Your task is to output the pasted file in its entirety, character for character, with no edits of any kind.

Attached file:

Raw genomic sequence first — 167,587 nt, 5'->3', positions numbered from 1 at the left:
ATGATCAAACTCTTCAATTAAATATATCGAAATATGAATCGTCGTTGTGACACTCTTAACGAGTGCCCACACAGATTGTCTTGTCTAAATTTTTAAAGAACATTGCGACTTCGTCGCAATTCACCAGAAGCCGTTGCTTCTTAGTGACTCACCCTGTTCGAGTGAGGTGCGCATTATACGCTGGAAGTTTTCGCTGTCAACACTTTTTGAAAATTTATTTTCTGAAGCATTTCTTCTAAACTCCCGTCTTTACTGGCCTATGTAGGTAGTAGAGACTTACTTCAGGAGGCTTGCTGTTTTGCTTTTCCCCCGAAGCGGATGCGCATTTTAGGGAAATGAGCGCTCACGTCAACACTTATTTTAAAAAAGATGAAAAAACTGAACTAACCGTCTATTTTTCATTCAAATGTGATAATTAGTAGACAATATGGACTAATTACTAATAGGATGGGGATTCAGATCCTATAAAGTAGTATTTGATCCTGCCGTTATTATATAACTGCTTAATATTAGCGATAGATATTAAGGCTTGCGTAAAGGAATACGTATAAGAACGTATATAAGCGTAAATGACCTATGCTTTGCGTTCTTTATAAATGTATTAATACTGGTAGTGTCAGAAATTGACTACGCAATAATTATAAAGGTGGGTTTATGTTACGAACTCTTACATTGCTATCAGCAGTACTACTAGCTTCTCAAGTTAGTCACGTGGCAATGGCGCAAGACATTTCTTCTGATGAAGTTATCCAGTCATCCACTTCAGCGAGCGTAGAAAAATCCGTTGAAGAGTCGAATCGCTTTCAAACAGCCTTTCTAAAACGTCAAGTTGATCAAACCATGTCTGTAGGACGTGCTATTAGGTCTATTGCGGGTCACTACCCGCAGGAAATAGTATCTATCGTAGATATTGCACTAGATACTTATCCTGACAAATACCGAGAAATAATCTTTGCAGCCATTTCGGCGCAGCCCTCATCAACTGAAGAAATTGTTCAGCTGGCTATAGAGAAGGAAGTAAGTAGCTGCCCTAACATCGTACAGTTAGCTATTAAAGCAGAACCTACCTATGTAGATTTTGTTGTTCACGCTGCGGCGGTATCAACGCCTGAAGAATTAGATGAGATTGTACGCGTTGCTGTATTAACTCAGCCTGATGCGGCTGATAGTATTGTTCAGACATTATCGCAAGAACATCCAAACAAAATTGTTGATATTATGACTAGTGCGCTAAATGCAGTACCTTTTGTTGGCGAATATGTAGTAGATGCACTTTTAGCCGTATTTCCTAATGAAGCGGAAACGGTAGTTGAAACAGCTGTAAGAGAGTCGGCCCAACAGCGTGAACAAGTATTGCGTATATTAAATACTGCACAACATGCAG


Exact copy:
Raw genomic sequence first — 167,587 nt, 5'->3', positions numbered from 1 at the left:
ATGATCAAACTCTTCAATTAAATATATCGAAATATGAATCGTCGTTGTGACACTCTTAACGAGTGCCCACACAGATTGTCTTGTCTAAATTTTTAAAGAACATTGCGACTTCGTCGCAATTCACCAGAAGCCGTTGCTTCTTAGTGACTCACCCTGTTCGAGTGAGGTGCGCATTATACGCTGGAAGTTTTCGCTGTCAACACTTTTTGAAAATTTATTTTCTGAAGCATTTCTTCTAAACTCCCGTCTTTACTGGCCTATGTAGGTAGTAGAGACTTACTTCAGGAGGCTTGCTGTTTTGCTTTTCCCCCGAAGCGGATGCGCATTTTAGGGAAATGAGCGCTCACGTCAACACTTATTTTAAAAAAGATGAAAAAACTGAACTAACCGTCTATTTTTCATTCAAATGTGATAATTAGTAGACAATATGGACTAATTACTAATAGGATGGGGATTCAGATCCTATAAAGTAGTATTTGATCCTGCCGTTATTATATAACTGCTTAATATTAGCGATAGATATTAAGGCTTGCGTAAAGGAATACGTATAAGAACGTATATAAGCGTAAATGACCTATGCTTTGCGTTCTTTATAAATGTATTAATACTGGTAGTGTCAGAAATTGACTACGCAATAATTATAAAGGTGGGTTTATGTTACGAACTCTTACATTGCTATCAGCAGTACTACTAGCTTCTCAAGTTAGTCACGTGGCAATGGCGCAAGACATTTCTTCTGATGAAGTTATCCAGTCATCCACTTCAGCGAGCGTAGAAAAATCCGTTGAAGAGTCGAATCGCTTTCAAACAGCCTTTCTAAAACGTCAAGTTGATCAAACCATGTCTGTAGGACGTGCTATTAGGTCTATTGCGGGTCACTACCCGCAGGAAATAGTATCTATCGTAGATATTGCACTAGATACTTATCCTGACAAATACCGAGAAATAATCTTTGCAGCCATTTCGGCGCAGCCCTCATCAACTGAAGAAATTGTTCAGCTGGCTATAGAGAAGGAAGTAAGTAGCTGCCCTAACATCGTACAGTTAGCTATTAAAGCAGAACCTACCTATGTAGATTTTGTTGTTCACGCTGCGGCGGTATCAACGCCTGAAGAATTAGATGAGATTGTACGCGTTGCTGTATTAACTCAGCCTGATGCGGCTGATAGTATTGTTCAGACATTATCGCAAGAACATCCAAACAAAATTGTTGATATTATGACTAGTGCGCTAAATGCAGTACCTTTTGTTGGCGAATATGTAGTAGATGCACTTTTAGCCGTATTTCCTAATGAAGCGGAAACGGTAGTTGAAACAGCTGTAAGAGAGTCGGCCCAACAGCGTGAACAAGTATTGCGTATATTAAATACTGCACAACATGCAG